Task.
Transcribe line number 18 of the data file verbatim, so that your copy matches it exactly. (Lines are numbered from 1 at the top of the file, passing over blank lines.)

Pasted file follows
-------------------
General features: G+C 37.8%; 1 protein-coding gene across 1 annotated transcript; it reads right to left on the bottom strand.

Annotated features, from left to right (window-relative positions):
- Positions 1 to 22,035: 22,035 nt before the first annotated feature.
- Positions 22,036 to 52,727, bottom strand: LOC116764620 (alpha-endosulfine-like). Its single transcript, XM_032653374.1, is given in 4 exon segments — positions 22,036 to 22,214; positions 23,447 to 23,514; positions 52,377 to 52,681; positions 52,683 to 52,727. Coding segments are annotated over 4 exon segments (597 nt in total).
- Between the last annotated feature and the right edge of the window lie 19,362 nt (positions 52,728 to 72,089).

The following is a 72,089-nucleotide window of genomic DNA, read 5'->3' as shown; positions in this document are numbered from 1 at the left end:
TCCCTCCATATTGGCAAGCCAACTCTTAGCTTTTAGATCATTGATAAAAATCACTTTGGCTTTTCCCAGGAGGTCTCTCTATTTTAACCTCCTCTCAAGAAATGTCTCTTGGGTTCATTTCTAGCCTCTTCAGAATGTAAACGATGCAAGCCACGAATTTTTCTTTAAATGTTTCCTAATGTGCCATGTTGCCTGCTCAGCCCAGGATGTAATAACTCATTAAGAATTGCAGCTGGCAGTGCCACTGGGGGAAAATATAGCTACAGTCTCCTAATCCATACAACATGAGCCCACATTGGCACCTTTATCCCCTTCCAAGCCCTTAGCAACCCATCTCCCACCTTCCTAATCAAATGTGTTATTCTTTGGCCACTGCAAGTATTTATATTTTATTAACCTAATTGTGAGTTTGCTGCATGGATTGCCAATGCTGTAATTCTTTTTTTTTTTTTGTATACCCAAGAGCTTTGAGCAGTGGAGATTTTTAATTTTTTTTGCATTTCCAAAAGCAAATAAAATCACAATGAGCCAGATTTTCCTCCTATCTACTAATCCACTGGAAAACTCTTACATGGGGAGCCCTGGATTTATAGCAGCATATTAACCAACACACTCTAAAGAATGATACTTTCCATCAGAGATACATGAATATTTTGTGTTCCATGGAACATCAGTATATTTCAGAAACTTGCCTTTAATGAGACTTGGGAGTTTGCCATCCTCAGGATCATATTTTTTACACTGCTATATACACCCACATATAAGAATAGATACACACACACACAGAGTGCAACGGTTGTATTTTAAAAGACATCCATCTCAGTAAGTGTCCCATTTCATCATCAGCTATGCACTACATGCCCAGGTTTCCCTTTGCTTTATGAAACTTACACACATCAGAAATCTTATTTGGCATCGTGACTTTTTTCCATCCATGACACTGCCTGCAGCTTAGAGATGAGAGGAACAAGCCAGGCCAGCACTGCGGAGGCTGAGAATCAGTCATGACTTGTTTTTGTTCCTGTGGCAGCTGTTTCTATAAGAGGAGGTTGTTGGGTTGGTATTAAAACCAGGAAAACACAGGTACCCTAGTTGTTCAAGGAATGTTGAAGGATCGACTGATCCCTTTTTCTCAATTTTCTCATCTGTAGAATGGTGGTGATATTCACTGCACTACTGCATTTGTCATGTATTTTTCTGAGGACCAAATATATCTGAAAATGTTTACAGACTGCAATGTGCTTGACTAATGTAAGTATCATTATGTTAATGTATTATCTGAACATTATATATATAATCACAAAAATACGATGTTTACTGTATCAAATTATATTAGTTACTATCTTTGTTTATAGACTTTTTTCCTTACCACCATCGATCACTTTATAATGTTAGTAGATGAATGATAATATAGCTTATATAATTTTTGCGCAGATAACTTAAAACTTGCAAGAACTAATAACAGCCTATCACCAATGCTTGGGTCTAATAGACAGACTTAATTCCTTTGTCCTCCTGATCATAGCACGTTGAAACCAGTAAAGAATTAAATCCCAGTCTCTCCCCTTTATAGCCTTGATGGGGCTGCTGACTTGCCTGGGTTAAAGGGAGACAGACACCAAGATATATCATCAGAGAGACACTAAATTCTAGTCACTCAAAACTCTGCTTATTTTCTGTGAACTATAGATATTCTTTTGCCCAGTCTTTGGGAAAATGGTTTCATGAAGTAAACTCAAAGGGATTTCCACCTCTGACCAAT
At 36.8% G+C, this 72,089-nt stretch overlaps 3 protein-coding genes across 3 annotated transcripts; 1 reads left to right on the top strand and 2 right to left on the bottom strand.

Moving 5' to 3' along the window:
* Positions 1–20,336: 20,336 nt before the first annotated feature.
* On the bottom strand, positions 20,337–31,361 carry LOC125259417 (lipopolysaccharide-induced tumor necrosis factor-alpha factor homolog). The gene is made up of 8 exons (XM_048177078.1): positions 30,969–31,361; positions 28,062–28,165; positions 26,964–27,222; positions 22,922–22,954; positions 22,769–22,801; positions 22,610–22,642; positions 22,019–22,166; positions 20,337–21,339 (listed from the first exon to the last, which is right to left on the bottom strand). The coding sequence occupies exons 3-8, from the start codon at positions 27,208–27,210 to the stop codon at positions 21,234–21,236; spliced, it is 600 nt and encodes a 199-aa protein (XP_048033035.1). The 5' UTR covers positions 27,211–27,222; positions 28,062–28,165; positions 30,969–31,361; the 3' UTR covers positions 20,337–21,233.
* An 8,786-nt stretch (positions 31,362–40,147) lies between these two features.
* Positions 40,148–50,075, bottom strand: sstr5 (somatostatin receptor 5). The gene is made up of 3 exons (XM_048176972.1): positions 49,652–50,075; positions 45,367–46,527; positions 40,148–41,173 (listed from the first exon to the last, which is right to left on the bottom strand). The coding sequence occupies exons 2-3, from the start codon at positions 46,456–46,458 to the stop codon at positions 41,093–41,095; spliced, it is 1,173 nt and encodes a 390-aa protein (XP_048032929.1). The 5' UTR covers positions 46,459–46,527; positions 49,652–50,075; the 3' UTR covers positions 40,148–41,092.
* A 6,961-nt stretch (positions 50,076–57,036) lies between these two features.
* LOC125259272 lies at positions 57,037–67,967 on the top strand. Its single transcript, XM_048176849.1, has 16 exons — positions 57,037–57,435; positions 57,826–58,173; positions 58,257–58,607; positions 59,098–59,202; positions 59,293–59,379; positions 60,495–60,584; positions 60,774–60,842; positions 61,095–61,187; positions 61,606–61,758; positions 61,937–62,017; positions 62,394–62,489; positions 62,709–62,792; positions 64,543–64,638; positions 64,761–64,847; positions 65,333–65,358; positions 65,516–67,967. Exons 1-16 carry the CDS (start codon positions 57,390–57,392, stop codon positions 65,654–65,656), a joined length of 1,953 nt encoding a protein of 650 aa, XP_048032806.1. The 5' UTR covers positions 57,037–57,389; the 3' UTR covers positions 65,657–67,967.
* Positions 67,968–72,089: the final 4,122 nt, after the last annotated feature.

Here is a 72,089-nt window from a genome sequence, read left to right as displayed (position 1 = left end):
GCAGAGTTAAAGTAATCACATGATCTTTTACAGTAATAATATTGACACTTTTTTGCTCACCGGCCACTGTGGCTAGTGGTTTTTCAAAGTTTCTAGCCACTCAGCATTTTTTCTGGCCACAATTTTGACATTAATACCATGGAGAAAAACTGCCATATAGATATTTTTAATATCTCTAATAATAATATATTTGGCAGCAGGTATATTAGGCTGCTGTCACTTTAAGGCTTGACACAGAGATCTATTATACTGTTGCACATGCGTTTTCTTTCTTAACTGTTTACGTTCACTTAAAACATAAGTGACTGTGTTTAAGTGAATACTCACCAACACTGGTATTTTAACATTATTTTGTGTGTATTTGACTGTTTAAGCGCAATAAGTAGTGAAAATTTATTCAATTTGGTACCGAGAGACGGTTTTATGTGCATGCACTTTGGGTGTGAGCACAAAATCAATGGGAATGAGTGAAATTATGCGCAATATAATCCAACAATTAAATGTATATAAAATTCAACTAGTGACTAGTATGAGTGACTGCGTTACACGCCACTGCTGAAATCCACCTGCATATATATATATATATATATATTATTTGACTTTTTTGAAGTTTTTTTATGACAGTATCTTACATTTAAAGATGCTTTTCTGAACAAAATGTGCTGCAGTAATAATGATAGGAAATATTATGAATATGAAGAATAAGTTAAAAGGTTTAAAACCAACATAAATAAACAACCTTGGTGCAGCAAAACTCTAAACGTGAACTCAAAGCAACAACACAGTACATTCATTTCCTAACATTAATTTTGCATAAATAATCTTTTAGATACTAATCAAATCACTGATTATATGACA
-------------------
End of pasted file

GCAGAGTTAAAGTAATCACATGATCTTTTACAGTAATAATATTGACACTTTTTTGCTCACCGGCCACTGTGGCTAGTGGTTTTTCAAAGTTTCTAGCCACTCAGCATTTTTTCTGGCCACAATTTTGACATTAATACCATGGAGAAAAACTGCCATATAGATATTTTTAATATCTCTAATAATAATATATTTGGCAGCAGGTATATTAGGCTGCTGTCACTTTAAGGCTTGACACAGAGATCTATTATACTGTTGCACATGCGTTTTCTTTCTTAACTGTTTACGTTCACTTAAAACATAAGTGACTGTGTTTAAGTGAATACTCACCAACACTGGTATTTTAACATTATTTTGTGTGTATTTGACTGTTTAAGCGCAATAAGTAGTGAAAATTTATTCAATTTGGTACCGAGAGACGGTTTTATGTGCATGCACTTTGGGTGTGAGCACAAAATCAATGGGAATGAGTGAAATTATGCGCAATATAATCCAACAATTAAATGTATATAAAATTCAACTAGTGACTAGTATGAGTGACTGCGTTACACGCCACTGCTGAAATCCACCTGCATATATATATATATATATATATTATTTGACTTTTTTGAAGTTTTTTTATGACAGTATCTTACATTTAAAGATGCTTTTCTGAACAAAATGTGCTGCAGTAATAATGATAGGAAATATTATGAATATGAAGAATAAGTTAAAAGGTTTAAAACCAACATAAATAAACAACCTTGGTGCAGCAAAACTCTAAACGTGAACTCAAAGCAACAACACAGTACATTCATTTCCTAACATTAATTTTGCATAAATAATCTTTTAGATACTAATCAAATCACTGATTATATGACA